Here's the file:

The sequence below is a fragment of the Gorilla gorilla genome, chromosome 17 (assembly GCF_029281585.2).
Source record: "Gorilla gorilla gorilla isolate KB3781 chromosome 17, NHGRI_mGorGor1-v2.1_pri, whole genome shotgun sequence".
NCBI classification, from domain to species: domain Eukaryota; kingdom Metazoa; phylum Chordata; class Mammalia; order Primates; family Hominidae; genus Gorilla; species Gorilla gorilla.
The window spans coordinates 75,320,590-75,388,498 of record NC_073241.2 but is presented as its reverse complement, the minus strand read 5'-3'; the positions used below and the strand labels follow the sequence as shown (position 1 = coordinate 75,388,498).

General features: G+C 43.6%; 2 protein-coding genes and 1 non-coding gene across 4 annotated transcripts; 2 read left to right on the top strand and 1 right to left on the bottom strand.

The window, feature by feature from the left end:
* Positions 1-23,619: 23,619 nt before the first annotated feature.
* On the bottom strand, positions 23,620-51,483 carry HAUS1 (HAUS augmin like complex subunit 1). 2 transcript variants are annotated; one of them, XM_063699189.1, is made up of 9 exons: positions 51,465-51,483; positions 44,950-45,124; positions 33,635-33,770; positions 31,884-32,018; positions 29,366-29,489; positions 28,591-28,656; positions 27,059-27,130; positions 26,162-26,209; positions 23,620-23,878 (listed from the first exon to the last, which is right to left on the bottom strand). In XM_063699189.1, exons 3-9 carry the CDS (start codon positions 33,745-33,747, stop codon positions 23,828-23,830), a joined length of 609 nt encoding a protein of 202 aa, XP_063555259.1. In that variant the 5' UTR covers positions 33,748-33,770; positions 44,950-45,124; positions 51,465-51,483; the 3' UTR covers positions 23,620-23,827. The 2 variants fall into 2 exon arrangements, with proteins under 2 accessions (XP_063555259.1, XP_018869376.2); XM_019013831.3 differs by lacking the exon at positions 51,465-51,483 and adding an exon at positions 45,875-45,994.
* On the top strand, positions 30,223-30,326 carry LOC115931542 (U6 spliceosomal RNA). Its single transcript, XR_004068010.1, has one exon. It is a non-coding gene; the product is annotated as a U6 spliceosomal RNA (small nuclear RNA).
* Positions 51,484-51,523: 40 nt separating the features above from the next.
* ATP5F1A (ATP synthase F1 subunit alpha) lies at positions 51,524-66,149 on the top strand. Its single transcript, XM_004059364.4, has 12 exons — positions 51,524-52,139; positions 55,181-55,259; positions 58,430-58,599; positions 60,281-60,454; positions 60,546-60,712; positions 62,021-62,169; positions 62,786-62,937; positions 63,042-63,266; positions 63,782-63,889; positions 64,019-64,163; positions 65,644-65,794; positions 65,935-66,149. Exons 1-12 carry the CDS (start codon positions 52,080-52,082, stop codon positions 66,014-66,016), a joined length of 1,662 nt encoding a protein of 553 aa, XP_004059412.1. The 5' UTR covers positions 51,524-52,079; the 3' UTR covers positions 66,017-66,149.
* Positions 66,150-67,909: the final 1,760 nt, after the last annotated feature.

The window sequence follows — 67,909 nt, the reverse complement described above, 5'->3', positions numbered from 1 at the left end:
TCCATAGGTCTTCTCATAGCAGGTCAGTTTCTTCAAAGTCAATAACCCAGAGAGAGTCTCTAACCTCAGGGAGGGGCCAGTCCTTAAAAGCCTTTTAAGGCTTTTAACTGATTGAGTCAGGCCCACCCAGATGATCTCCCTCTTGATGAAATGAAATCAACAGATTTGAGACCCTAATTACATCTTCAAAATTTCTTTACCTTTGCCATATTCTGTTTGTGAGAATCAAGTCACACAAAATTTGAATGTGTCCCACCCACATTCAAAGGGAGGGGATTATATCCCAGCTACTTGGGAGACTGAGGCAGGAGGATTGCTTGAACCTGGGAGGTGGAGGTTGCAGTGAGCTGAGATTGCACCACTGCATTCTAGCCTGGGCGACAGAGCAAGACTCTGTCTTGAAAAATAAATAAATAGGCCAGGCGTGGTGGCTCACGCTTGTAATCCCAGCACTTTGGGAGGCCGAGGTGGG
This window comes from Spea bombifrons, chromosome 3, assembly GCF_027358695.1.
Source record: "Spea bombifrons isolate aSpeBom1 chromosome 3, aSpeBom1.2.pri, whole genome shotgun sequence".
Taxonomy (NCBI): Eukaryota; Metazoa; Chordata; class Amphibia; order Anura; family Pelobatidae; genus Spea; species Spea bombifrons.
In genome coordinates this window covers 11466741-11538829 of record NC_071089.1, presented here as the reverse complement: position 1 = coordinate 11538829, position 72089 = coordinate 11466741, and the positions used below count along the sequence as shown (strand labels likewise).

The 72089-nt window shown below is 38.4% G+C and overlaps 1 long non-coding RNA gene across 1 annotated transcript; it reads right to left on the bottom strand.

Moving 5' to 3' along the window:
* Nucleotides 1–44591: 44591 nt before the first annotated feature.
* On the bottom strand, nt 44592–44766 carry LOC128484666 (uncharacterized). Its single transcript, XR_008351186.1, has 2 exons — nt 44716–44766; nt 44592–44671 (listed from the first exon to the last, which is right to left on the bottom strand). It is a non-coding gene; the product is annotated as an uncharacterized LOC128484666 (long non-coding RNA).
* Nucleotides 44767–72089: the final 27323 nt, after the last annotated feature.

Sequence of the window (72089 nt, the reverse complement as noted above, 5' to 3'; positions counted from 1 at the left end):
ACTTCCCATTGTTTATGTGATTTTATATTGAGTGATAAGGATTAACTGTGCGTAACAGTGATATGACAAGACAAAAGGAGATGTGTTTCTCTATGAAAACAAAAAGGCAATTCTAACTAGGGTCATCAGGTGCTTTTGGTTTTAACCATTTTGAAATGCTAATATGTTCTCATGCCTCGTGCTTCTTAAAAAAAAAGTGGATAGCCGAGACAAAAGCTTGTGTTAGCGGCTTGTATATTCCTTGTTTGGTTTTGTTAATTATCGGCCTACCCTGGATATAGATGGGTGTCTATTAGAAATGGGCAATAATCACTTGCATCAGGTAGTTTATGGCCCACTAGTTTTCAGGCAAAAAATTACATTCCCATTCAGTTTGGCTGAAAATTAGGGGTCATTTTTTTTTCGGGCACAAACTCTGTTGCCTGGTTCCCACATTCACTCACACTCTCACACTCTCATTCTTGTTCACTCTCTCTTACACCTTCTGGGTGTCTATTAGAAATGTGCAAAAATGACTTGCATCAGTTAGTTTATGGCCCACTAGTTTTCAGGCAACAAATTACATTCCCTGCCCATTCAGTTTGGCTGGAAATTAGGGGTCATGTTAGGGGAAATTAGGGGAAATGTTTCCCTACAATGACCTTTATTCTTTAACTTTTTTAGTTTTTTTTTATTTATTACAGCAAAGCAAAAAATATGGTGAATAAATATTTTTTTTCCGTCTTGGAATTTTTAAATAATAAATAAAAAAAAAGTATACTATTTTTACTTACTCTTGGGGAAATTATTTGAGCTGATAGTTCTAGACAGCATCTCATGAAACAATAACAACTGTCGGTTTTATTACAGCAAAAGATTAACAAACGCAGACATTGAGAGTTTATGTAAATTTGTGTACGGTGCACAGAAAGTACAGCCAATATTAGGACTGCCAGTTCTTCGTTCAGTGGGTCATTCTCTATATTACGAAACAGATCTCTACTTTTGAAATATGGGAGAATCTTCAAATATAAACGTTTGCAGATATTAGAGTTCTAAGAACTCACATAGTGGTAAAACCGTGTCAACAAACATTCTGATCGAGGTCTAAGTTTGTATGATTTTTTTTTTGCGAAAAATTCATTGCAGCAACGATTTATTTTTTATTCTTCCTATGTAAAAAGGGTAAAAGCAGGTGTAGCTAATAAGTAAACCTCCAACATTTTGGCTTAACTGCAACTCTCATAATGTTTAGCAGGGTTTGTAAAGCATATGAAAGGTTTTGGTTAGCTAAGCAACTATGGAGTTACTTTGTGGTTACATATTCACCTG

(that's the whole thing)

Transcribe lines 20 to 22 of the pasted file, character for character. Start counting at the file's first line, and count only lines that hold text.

Moving 5' to 3' along the window:
* Nucleotides 1–44591: 44591 nt before the first annotated feature.
* On the bottom strand, nt 44592–44766 carry LOC128484666 (uncharacterized). Its single transcript, XR_008351186.1, has 2 exons — nt 44716–44766; nt 44592–44671 (listed from the first exon to the last, which is right to left on the bottom strand). It is a non-coding gene; the product is annotated as an uncharacterized LOC128484666 (long non-coding RNA).